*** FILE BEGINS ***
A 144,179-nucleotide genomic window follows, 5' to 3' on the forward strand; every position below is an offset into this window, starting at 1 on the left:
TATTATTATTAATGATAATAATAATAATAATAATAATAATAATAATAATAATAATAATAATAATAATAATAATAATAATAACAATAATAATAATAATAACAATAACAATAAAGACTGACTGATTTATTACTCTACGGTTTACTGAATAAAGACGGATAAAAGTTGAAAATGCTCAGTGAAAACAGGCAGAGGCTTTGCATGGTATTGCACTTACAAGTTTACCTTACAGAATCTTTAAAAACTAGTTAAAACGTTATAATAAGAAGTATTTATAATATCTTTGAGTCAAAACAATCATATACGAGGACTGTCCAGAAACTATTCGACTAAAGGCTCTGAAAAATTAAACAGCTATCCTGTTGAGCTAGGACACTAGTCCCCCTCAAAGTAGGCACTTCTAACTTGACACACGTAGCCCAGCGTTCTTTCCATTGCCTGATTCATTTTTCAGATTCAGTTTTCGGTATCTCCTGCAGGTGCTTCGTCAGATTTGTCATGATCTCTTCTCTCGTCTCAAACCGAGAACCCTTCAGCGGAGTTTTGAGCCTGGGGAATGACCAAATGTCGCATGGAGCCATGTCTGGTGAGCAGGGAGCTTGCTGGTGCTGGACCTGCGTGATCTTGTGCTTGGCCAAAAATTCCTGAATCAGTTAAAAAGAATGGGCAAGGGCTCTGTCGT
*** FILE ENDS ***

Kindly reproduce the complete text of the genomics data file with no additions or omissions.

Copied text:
A 144,179-nucleotide genomic window follows, 5' to 3' on the forward strand; every position below is an offset into this window, starting at 1 on the left:
TATTATTATTAATGATAATAATAATAATAATAATAATAATAATAATAATAATAATAATAATAATAATAATAATAATAATAACAATAATAATAATAATAACAATAACAATAAAGACTGACTGATTTATTACTCTACGGTTTACTGAATAAAGACGGATAAAAGTTGAAAATGCTCAGTGAAAACAGGCAGAGGCTTTGCATGGTATTGCACTTACAAGTTTACCTTACAGAATCTTTAAAAACTAGTTAAAACGTTATAATAAGAAGTATTTATAATATCTTTGAGTCAAAACAATCATATACGAGGACTGTCCAGAAACTATTCGACTAAAGGCTCTGAAAAATTAAACAGCTATCCTGTTGAGCTAGGACACTAGTCCCCCTCAAAGTAGGCACTTCTAACTTGACACACGTAGCCCAGCGTTCTTTCCATTGCCTGATTCATTTTTCAGATTCAGTTTTCGGTATCTCCTGCAGGTGCTTCGTCAGATTTGTCATGATCTCTTCTCTCGTCTCAAACCGAGAACCCTTCAGCGGAGTTTTGAGCCTGGGGAATGACCAAATGTCGCATGGAGCCATGTCTGGTGAGCAGGGAGCTTGCTGGTGCTGGACCTGCGTGATCTTGTGCTTGGCCAAAAATTCCTGAATCAGTTAAAAAGAATGGGCAAGGGCTCTGTCGT